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R T H E D E F E N S
failures continue to
plague Dolphin choppers coast to coast
Despite the problems, including 18 in
frosty frontier of coastal
were 423 incidents of power failure in the helicopters in the fleet
Nearly every major Coast Guard air station that supports the Dolphins has suffered at least one such mishap.
There have been 18 engine "power failures" reported for helicopters out of Coast Guard Air Station Savannah, the newspaper's analysis found, ranking it in the middle of the pack for air stations reporting such mishaps.
"I'm not surprised by that," said Cmdr. Peter Troedsson, the commanding officer for Air Station Savannah. "A lot of these are minor."
While most of the roughly 11,000 reported total Coast Guard aviation accidents nationally were minor, 18 were fatal and 359 caused injuries, the analysis found.
Helicopter crews from Air Station Savannah reported 229 accidents, more than two-thirds of which were considered minor.
More than 90 percent involved the HH-65 helicopters.
Troedsson still has few qualms about the Dolphin.
"I have no problem flying the aircraft," he said. "I'm also fairly well trained and fairly competent in my risk-management routine."
Pilots often talk like that.
They admit flying is dangerous - inherently so.
So every aircraft, every flight, has a potential for a break down.
Troedsson puts it simply.
"Every helicopter has a dead man's curve."
It's what you do as a pilot at that moment, said the commander and other pilots, that makes the difference.
And sometimes, it's what you do before you take off.
For example, Coast Guard Dolphin crews have started to shed weight. A few extra pounds could mean the difference between staying aloft or plunging from the sky.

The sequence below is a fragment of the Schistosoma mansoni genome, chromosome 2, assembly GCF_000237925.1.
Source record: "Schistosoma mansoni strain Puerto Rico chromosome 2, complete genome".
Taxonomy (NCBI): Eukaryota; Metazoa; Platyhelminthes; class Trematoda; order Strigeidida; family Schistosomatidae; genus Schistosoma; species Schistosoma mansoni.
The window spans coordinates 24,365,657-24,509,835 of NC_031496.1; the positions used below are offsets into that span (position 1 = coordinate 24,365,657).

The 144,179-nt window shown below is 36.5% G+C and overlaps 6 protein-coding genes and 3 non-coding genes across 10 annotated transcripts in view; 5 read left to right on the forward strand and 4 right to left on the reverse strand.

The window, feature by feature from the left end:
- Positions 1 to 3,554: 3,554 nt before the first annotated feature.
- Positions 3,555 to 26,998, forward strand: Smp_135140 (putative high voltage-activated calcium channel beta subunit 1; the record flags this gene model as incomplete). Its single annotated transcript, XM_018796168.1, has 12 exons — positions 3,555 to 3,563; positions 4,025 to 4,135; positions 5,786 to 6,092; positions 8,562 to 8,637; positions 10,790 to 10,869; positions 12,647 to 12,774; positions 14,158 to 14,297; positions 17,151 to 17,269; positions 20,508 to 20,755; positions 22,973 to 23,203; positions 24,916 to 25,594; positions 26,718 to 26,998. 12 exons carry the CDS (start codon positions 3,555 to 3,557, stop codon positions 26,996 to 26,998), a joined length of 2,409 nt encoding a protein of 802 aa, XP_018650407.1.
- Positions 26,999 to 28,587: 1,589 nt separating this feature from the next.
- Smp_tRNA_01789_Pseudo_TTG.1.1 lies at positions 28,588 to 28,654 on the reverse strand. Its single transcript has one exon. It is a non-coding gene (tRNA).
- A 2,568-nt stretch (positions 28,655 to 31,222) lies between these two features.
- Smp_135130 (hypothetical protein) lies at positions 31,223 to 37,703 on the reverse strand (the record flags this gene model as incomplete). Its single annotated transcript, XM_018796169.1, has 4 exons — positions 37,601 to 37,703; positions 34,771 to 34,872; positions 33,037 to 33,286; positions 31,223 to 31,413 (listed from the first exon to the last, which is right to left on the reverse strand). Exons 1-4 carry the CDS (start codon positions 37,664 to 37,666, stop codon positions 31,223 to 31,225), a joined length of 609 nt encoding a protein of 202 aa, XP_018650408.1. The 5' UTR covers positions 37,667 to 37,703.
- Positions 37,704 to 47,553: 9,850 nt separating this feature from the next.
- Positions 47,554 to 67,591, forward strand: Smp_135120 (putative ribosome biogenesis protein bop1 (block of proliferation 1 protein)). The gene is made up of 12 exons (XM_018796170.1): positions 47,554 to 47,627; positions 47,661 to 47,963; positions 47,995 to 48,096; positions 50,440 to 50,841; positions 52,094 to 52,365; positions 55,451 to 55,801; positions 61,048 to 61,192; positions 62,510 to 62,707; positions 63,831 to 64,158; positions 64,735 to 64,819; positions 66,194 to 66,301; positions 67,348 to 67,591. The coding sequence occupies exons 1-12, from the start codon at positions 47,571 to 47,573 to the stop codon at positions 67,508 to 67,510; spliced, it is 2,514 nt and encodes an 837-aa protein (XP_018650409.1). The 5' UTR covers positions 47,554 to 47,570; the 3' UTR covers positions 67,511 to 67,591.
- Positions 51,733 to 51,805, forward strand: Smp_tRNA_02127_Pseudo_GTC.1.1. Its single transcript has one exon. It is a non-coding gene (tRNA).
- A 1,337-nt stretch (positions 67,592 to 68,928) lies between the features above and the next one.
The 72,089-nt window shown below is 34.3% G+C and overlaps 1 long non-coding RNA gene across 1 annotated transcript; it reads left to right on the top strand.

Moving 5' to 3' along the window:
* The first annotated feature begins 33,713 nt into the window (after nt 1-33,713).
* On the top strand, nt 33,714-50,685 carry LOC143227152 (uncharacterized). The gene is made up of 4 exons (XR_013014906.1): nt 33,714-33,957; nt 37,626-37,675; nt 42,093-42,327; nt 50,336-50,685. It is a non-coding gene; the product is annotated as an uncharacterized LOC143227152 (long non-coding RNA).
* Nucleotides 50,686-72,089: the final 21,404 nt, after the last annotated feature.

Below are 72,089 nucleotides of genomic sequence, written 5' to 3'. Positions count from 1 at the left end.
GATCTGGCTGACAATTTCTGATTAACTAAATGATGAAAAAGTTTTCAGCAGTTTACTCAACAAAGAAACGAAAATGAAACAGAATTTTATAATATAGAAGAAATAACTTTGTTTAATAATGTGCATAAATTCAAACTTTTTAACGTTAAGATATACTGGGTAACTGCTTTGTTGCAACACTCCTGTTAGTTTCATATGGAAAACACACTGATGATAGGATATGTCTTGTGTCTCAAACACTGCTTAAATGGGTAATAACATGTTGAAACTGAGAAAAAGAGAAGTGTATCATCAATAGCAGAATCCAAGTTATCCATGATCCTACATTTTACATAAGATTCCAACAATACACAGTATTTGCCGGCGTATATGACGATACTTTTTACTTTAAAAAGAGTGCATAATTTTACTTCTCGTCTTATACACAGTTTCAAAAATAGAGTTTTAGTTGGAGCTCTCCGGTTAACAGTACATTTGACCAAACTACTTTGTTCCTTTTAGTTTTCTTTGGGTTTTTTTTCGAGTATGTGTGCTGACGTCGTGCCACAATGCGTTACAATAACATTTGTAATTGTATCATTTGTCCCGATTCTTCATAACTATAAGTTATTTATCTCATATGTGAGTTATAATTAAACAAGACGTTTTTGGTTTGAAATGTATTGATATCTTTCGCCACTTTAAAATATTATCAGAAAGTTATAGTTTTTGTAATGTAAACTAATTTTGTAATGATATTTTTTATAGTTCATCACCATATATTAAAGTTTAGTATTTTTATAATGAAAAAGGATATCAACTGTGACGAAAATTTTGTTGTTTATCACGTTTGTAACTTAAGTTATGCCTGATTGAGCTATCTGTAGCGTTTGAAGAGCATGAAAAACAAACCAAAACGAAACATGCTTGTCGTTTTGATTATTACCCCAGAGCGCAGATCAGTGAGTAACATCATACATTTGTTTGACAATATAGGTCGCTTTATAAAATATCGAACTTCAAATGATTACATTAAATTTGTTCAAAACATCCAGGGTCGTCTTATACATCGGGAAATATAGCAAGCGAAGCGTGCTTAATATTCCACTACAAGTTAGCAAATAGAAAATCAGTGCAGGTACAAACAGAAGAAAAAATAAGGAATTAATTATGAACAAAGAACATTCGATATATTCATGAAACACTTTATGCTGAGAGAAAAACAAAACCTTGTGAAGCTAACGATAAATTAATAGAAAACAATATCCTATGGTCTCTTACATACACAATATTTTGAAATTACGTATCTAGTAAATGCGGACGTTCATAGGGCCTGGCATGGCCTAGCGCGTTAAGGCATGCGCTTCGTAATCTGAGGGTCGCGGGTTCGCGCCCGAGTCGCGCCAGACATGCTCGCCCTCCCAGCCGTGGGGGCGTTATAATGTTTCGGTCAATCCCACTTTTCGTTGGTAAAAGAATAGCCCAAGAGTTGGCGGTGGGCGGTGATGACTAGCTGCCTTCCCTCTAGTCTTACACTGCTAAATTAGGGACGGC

The crews have been cutting out extra equipment - search lights during day operations and even fuel.
Indeed, pilots have a new mind set when it comes to fuel reserves.
"We used to say add an extra 100 pounds for the mom and kids," Troedsson said
"Now we say knock off a 100 pounds for the mom and kids."
of reported accidents involving
Number of HH56 Dolphin helicopters out of 229 that had accidents
Number of aircraft out of 229 that experienced engine problems as the cause of the accident
Number of aircraft out of 229 that were on training exercises when accident occurred
Number of aircraft out of 229 that were on search and rescue missions when accident occurred
The Coast Guard's auxiliary fleet made up of privately owned planes have accounted for more than half of the 13 fatal accidents , the analysis of 11,000 records shows.
Date CGAS Unit Acft Misn Injury Fatals
N/A KODIAK HH3F SAR 0 6
9/18/1989 L.A. AUX TRNG 0 2
1/21/1989 CHICAGO AUX PAO 1 2
Auxiliary fleet faces greater risk
Planes account for more than half of fatal accidents.
By Michael Fabey
Four times or so each month, Bill Pendergrass and Bob Coman suit up to fly their Cessna 182 Sky Lane for one of the Coast Guard's most dangerous missions - a routine flight involving a privately owned plane.
They fly for what the Coast Guard calls its auxiliary fleet.
have been more fatal accidents involving auxiliary fleet planes than
aircraft associated with Coast Guard operations, according to a
News computer analysis of service data from
The planes accounted for more than half of the 13 fatal accidents which resulted in 37 deaths, the analysis of 11,000 records shows.
The next closest aircraft tally belongs to the HH-65 Dolphin, the Coast Guard's workhorse helicopter, with three fatal incidents.